Will and Josiah Holland would probably be the first to tell you that life has been anything but static as of late. After two years of playing together under the Somerset moniker, the Texas-born siblings, along with friend Tim Watts, have packed up and moved to Nashville, dropped the Somerset tag and replaced it with the brothers' surname and inked a record deal with Tooth & Nail for their major-label debut.
Tossing in bits of power pop, emo and grunge, Photographs & Tidalwaves fits in nicely alongside the melodic alternative pop/rock of artists like Denison Marrs, The Foo Fighters and The Elms. The driving, exhortative verses and soaring chorus of the album-opening "The Whole World" lock together seamlessly for an irresistible slice of tune-driven pop. The equally stellar "I'm Not Backing Down" replicates the feat by virtue of its gritty, start-stop rhythms and infectiously lilting melody line. And "Shoot Like Stars" highlights the threesome's extraordinary skill at constructing that which is, at once, rousingly energetic and intricately beautiful.
The trio shines equally brightly on the lyrical side of the coin. Tracks like "The Whole World" and "One Minute to Zero" ("One minute to zero / And I'm laying down the law / One minute to zero / And this is my final call") are taken to the proverbial next level by the trio's skillful use of parallelism and repetition. Others, such as "Call It a Day" ("I've jumped the gun again / I've lost my only friend / To the hands that make the stars / And that draw me closer") illustrate a similarly impressive understanding of the correlation between the person-to-person and person-to-God relationships.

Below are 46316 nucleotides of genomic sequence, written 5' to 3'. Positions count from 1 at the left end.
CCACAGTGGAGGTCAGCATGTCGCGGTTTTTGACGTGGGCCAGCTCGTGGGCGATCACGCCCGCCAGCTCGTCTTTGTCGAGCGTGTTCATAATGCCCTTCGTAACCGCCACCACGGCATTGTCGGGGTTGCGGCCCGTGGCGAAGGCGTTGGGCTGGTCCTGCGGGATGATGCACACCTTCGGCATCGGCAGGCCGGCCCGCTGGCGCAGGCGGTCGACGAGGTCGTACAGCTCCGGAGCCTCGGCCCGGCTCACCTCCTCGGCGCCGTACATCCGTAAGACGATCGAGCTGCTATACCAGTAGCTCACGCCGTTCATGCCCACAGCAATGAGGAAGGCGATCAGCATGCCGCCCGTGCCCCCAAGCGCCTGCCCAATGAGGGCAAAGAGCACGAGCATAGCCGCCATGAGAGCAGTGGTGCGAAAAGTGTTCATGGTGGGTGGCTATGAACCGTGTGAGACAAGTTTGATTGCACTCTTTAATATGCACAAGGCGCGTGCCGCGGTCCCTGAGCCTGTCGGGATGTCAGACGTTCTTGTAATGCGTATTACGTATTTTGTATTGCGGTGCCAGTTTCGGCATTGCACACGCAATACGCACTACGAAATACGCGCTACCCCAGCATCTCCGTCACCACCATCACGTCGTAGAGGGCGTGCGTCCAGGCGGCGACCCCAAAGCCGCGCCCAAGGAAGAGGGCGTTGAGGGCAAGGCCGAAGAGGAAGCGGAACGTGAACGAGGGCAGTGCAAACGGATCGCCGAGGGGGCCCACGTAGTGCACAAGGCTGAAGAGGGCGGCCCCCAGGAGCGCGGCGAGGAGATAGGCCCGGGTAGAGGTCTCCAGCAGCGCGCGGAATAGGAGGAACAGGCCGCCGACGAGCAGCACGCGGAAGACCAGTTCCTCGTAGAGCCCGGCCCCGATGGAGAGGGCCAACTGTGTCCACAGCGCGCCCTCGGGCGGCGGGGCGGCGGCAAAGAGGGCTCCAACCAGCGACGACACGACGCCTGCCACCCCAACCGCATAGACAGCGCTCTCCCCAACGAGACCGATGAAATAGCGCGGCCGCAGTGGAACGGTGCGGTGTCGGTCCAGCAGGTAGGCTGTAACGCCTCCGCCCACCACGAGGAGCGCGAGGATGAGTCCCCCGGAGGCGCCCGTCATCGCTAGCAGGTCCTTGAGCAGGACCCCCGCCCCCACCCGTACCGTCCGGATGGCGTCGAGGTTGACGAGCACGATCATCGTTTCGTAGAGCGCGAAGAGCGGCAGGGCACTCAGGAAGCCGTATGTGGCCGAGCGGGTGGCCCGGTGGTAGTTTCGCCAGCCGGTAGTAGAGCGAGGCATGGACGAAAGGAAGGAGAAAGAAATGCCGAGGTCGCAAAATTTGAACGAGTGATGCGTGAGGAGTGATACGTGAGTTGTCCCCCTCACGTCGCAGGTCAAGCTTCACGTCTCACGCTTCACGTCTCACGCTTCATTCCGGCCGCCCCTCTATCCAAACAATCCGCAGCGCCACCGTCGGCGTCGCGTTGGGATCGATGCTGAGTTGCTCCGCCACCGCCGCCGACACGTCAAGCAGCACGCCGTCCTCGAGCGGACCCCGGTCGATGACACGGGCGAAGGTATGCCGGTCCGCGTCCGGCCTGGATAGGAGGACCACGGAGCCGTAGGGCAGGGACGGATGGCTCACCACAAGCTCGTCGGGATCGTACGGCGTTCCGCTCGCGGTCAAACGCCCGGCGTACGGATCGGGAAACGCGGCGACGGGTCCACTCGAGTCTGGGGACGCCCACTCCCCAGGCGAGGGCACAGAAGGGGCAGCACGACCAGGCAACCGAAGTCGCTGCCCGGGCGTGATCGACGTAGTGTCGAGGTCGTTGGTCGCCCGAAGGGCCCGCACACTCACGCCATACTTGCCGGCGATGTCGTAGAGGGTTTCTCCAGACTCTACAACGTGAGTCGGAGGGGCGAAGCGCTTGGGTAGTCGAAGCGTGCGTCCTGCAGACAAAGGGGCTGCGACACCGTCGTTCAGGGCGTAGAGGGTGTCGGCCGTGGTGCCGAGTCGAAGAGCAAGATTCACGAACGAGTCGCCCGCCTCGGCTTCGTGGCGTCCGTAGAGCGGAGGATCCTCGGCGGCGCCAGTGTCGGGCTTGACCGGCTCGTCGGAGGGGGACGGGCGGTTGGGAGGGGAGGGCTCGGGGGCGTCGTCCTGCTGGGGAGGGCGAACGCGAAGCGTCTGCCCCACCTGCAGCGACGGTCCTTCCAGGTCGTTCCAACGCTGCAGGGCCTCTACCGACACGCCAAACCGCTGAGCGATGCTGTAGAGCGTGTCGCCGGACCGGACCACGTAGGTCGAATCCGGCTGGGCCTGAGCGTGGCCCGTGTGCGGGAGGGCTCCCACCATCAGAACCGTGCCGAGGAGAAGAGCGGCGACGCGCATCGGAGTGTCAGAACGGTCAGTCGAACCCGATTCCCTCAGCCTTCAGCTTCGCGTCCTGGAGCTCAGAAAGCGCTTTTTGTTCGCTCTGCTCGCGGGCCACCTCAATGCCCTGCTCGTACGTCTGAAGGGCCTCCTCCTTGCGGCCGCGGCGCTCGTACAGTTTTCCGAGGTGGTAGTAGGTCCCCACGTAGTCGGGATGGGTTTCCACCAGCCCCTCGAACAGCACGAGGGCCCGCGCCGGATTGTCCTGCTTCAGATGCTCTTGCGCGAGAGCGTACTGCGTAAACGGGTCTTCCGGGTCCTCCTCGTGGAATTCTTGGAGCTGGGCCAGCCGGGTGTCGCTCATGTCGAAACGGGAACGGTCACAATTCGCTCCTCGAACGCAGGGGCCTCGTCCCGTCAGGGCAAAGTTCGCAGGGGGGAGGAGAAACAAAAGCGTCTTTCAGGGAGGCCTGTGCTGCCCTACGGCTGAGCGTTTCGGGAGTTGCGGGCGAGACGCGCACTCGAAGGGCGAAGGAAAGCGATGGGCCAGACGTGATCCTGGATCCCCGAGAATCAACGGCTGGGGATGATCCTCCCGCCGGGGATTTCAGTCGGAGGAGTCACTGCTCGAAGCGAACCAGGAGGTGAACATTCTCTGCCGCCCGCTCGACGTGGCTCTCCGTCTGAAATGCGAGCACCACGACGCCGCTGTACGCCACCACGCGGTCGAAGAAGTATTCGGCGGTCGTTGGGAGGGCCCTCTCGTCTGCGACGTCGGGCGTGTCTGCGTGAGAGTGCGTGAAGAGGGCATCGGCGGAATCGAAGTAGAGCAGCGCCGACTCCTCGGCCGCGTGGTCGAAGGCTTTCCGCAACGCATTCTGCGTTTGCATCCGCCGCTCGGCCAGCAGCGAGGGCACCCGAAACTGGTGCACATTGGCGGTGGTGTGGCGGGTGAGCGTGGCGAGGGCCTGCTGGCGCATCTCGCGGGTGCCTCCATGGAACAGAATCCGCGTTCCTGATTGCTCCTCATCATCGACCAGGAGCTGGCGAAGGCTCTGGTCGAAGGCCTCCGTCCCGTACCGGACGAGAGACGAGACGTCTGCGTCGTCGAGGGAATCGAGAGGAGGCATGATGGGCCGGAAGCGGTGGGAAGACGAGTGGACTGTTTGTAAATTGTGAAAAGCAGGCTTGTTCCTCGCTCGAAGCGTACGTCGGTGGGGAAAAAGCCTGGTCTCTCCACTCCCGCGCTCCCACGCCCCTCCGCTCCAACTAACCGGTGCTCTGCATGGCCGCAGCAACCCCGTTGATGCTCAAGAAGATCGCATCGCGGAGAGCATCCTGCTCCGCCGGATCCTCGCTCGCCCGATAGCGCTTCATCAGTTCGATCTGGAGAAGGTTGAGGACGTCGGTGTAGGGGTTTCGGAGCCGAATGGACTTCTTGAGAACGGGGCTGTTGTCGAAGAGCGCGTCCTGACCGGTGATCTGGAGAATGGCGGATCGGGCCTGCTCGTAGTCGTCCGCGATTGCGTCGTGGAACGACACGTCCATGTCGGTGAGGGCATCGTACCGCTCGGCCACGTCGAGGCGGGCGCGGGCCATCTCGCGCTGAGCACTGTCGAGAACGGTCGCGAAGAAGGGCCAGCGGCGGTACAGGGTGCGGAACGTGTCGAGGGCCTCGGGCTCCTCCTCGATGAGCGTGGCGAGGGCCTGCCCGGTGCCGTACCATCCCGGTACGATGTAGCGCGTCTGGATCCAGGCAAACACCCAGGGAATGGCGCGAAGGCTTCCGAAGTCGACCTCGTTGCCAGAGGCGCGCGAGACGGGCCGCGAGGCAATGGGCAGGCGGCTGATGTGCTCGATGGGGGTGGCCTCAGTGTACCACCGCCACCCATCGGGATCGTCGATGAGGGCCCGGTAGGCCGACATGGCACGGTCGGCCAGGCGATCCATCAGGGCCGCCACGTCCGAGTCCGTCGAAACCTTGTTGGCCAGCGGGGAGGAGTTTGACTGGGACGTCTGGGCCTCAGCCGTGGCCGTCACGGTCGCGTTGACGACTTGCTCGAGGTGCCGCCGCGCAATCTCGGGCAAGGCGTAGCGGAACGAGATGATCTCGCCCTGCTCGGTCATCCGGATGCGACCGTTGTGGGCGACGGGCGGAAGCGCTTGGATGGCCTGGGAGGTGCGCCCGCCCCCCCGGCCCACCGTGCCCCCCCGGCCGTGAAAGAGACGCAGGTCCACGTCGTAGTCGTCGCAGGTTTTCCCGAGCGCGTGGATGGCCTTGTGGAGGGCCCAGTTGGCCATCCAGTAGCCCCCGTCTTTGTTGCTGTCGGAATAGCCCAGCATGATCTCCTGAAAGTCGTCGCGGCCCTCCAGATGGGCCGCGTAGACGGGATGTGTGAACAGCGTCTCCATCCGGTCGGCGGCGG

In fairness, some entries are musically stronger than others and the group's lyrics occasionally come across as a bit more routine than inspired. That said, such lapses are far more the exception than the rule. And even at its weakest points, Photographs is buoyed by an accessibility and enthusiasm that seem destined to convert even the most stolid of skeptics. Here's hoping that the wait for the second album turns out to be a short one.